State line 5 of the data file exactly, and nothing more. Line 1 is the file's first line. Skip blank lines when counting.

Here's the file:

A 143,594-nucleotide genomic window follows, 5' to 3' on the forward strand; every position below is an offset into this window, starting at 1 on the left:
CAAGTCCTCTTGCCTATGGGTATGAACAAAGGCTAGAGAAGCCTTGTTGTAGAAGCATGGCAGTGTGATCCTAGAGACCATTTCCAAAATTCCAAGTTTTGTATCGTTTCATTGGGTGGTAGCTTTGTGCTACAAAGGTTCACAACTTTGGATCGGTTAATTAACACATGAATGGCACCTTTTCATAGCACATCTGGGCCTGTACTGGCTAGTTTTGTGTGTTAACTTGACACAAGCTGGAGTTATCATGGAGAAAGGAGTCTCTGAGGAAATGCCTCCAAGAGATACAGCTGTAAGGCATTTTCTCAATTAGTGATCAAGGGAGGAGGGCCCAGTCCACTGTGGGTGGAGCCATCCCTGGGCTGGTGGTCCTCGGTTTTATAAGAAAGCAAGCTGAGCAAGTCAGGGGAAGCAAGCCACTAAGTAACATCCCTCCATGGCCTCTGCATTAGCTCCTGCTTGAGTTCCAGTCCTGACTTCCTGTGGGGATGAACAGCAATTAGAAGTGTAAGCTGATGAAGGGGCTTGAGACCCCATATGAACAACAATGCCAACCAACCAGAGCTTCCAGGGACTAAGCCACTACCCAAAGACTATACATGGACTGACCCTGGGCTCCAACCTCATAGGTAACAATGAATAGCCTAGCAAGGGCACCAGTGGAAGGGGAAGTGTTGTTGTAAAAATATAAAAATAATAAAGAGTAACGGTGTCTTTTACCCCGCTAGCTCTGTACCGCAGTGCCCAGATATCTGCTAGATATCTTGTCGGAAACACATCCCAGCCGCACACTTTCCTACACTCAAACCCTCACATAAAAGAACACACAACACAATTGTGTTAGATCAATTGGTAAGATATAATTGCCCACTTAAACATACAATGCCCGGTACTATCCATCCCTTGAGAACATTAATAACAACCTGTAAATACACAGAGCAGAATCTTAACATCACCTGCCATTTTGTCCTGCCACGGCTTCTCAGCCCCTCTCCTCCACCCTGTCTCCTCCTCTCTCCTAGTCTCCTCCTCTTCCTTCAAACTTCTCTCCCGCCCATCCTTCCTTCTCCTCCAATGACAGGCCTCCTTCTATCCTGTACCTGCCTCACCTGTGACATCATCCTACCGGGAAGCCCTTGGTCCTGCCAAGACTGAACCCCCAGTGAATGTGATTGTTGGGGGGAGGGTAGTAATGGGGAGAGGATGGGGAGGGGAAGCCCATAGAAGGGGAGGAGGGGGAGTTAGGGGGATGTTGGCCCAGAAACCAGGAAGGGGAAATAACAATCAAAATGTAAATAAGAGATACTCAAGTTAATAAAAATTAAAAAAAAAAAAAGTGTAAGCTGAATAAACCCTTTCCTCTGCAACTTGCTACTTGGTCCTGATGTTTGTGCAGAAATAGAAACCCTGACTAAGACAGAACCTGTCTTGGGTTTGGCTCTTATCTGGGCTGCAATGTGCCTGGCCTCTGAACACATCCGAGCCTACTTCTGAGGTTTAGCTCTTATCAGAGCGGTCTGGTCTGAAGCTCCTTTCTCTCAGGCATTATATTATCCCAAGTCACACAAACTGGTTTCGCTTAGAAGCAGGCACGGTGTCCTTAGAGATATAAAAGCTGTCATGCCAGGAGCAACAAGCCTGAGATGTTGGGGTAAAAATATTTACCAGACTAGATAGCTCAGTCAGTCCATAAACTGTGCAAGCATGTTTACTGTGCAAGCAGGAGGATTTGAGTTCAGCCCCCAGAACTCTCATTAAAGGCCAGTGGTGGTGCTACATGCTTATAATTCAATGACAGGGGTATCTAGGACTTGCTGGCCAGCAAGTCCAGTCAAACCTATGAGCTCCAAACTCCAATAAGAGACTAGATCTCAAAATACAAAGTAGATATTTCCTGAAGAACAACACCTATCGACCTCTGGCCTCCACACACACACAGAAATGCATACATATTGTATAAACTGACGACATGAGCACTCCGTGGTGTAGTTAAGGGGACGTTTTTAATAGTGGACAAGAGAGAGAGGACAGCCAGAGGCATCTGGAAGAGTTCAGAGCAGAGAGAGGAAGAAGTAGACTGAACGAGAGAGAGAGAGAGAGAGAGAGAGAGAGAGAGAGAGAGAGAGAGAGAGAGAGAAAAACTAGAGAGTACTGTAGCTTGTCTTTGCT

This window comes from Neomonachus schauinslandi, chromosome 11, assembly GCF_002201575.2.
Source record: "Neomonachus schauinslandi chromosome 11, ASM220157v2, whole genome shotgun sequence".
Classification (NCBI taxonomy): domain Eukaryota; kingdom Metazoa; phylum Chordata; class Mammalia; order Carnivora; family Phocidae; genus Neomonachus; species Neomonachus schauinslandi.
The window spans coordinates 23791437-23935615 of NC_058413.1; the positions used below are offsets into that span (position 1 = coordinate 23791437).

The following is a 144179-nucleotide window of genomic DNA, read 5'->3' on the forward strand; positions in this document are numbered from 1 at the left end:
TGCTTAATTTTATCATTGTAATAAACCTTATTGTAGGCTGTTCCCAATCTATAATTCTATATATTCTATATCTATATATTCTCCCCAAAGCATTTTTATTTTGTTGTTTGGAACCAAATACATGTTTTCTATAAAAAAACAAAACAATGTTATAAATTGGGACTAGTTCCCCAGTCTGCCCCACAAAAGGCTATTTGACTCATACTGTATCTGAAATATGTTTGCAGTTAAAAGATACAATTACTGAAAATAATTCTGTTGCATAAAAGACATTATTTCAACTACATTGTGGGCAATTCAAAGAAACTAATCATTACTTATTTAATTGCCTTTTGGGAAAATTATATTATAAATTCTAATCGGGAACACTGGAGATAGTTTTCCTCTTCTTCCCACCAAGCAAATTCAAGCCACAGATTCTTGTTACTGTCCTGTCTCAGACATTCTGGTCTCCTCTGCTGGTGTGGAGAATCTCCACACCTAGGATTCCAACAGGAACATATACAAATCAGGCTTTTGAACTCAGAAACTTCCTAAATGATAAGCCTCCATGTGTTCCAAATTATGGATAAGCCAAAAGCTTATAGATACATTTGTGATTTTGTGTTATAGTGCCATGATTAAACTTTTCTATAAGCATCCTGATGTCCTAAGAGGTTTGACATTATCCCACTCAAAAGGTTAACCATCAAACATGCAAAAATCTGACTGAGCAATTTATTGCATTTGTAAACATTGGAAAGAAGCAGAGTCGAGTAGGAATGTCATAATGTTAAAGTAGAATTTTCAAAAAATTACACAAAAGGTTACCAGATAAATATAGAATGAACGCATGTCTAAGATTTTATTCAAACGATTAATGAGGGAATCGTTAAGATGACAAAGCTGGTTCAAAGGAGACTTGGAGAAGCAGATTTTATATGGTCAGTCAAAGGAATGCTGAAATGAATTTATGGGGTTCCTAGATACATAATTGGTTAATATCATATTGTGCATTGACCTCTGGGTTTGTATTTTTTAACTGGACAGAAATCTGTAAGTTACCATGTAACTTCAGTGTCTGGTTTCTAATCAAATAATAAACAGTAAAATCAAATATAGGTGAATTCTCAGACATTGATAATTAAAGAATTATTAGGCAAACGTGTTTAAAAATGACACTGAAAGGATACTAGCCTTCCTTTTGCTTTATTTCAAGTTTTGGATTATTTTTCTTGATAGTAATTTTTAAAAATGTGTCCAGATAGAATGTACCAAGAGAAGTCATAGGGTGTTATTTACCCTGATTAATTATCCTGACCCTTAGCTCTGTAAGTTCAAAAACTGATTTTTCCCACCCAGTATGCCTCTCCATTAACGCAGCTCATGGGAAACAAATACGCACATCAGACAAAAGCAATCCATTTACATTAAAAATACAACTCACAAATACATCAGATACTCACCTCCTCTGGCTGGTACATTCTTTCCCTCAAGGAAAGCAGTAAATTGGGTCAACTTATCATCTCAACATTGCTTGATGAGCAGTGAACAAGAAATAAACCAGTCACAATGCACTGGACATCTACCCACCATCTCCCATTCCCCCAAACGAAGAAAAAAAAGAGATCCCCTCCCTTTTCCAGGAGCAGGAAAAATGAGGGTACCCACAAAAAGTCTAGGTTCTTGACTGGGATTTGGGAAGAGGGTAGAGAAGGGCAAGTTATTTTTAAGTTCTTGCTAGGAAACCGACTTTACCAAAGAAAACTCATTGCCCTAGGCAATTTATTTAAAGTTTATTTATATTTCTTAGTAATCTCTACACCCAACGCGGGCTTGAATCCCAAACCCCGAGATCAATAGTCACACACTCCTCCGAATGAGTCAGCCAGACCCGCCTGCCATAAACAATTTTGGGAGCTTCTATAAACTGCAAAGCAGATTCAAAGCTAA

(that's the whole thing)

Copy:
Classification (NCBI taxonomy): domain Eukaryota; kingdom Metazoa; phylum Chordata; class Mammalia; order Carnivora; family Phocidae; genus Neomonachus; species Neomonachus schauinslandi.